Ever since plants and fungi colonized the land 500 million years ago, forests have provided essential habitat for countless living creatures. For humans, forests initially represented shelter, sustenance, and protection. The moment we discovered that we could make fire, the value of forests transformed. When we learned how to clear forests to cultivate crops and feed our livestock, their value proposition changed again.
Covering 31% of the land, forests are the lungs of the planet, providing oxygen—the essential element for life on Earth. They are the home to innumerable exotic species, arbiters of weather patterns, carbon sinks, and temples of the soul.
Unfortunately, timber has been thoroughly exploited throughout the ages, leading to the demise of forest ecosystems across the globe. Today, only 7% of the old-growth forests remain in the U.S. Tropical rainforests are facing destruction at the rate of 100,000 acres per day (resulting in the loss of 50,000 plant, animal, and insect species annually) primarily because of the increased demand for palm oil and soy plantations.
These plantations, largely owned by U.S.-based industrial agriculture companies, are being developed in some of the most biodiverse, remote areas, taking a serious toll on virgin forest ecosystems in places like the Amazon, Malaysia, and Indonesia. It is estimated that the world’s rainforests, which once covered 14% of the Earth’s land surface and have diminished to less than 6%, could vanish completely within the next 50 years at the current rate of deforestation.
Some claim that soybeans and palm oil (a primary ingredient in many processed foods) are the nemeses of our forests, contributing substantially to the quickening pace of deforestation and climate change.
The demand for palm oil has doubled in the last decade and will continue to grow exponentially as the global consumption of processed foods increases and usage of palm oil for biogas expands. Because of their high economic value, farmers in tropical areas are burning primary forests to plant palm trees.
Soy is now used in animal feed, and according to the World Wildlife Fund, the increase in global consumption of meat has driven up the demand for soy 10-fold since 1960. This demand is expected to double again by 2050.
Other factors have contributed to deforestation, namely sustenance farming (often times in the form of ‘slash and burn agriculture’, a process in which farmers, usually local inhabitants trying to provide for their families, clear small parcels of land for crop cultivation), urban sprawl, and logging.
The effects of deforestation are dramatic. When forests are cut, large amounts of carbon are released into the atmosphere. Millions of species lose their habitats (70% of the Earth’s land animals and plants live in forests). Soils dry out without the life-protecting cover of the forest canopy, degrading into eroded, barren deserts that invite flash flooding and landslides. Water cycles are affected since trees can no longer extract ground water or precipitation in their roots and release it into the atmosphere, making microclimates hotter and dryer.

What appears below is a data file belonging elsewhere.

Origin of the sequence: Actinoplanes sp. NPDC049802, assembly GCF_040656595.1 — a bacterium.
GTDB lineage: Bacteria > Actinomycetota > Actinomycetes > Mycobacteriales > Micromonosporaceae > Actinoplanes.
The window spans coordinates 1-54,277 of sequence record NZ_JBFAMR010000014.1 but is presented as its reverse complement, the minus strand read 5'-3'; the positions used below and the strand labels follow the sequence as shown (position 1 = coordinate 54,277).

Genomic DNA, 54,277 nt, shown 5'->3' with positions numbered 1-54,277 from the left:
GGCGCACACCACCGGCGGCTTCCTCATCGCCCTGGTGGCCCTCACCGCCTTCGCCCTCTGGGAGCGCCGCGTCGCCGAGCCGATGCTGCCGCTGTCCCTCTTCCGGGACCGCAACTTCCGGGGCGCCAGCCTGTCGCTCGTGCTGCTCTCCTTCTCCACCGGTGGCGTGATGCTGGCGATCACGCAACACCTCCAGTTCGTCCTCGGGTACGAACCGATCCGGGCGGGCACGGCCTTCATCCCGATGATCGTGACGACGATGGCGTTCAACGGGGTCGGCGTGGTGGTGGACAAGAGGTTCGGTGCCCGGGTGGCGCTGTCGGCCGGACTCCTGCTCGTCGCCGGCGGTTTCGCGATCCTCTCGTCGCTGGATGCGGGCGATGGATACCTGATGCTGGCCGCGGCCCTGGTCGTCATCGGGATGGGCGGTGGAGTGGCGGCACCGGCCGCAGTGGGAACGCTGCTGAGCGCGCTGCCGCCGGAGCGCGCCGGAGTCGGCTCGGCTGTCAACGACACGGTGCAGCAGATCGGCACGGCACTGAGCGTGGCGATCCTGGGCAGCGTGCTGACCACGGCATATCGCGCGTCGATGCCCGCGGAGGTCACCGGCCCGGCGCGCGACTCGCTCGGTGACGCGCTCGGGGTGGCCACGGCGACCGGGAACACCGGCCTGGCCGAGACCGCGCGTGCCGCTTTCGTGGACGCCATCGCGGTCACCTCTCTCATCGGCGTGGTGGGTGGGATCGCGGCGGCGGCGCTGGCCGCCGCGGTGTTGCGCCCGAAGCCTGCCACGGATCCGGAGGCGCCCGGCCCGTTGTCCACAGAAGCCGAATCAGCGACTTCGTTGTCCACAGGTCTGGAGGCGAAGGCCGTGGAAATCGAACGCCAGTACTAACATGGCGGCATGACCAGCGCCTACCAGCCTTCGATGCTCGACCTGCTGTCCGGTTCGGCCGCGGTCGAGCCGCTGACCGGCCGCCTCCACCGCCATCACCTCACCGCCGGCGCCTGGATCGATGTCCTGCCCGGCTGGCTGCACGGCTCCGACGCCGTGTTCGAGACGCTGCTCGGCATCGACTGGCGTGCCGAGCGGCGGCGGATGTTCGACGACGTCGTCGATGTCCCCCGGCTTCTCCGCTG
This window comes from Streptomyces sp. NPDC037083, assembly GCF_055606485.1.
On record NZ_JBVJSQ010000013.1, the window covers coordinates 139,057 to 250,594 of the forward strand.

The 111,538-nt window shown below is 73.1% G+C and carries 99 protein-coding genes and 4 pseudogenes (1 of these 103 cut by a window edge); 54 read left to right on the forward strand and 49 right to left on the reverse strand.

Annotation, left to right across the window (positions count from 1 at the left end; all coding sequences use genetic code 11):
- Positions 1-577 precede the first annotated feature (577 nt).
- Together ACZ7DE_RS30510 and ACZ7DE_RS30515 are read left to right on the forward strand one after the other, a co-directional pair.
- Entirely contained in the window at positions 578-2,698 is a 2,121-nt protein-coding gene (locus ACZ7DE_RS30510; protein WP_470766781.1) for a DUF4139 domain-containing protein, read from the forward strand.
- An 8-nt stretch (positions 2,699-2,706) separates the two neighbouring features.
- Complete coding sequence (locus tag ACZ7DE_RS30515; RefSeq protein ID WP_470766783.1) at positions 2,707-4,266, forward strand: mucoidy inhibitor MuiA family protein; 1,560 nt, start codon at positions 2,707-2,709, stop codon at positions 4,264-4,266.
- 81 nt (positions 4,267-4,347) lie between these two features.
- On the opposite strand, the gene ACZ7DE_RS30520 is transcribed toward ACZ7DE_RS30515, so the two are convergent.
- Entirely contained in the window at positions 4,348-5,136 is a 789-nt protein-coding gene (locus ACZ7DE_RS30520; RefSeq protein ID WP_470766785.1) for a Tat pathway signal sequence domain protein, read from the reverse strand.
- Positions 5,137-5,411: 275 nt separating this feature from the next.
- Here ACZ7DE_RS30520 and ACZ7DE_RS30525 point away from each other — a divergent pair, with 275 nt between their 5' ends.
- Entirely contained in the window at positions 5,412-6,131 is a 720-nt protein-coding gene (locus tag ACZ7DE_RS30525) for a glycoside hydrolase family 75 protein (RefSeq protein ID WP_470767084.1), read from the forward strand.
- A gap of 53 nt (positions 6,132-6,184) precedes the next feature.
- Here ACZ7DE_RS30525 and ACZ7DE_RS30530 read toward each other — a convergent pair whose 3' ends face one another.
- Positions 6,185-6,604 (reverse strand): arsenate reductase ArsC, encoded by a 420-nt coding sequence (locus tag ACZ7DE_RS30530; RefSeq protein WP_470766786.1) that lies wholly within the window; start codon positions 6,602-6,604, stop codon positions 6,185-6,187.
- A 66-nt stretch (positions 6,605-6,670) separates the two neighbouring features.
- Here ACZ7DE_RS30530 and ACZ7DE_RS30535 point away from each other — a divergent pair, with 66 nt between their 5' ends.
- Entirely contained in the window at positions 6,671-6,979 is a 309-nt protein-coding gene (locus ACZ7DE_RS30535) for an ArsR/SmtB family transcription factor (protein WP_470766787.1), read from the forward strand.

According to the Intergovernmental Panel on Climate Change, deforestation is a major contributor to global warming and is responsible for approximately 20% of the world’s greenhouse gas emissions (released when trees are cut).
Ironically, forests represent nature’s best defense against climate change. Their ability to extract carbon from the atmosphere is one of the most important tools that our planet has to mitigate the astronomical rise in greenhouse gases and corresponding temperature fluctuations. This unique ability to sequester carbon may also be the catalyst that once again transforms the economic value forests, as standing forests become more valuable than timber-based products in light of the essential ecosystem services that they provide.
Let’s hope, for the sake of the forests and all of their extraordinary inhabitants, that appropriate policies for forest management, sustainable harvesting, and land use are created as a part of our global response to climate change, including the harvesting of dead timber that would otherwise be emitting carbon and replanting young trees that can actively store carbon.
Fortunately, organizations like the United Nations and World Bank are developing programs to reduce deforestation. A strategy to ‘Reduce Emissions from Deforestation and Forest Degradation’ (REDD) is emerging in developing countries as a way to provide financial incentives and compensation to indigenous communities to preserve primary forests, turning local citizens into forest stewards.
Other groups, like the Tropical Forest Foundation are in the trenches fighting against deforestation by educating communities around the globe about sustainable harvesting and appropriate, financially-viable forest management.
Innovative agricultural practices, such as agro-forestry (mimicking the food production cycles of natural forests), hold the promise of decreased environmental impact, and the demand for sustainably harvested timber for use in certified products has increased dramatically.
Reforestation efforts are also on the rise, ranging from the restoration of primary forest habitats to the development of high-yielding forest plantations that can be readily managed for economic benefit.
As the Chinese proverb goes, the best time to plant a tree is 20 years ago; the second best time is now. May we find the compassion in our hearts and wisdom in our souls to make decisions to that will preserve our precious forests from further decimation.
For more information about green building and sustainable living, visit Green Builder Media at www.greenbuildermedia.com, like us on Facebook, and follow us on Twitter for regular updates and breaking news.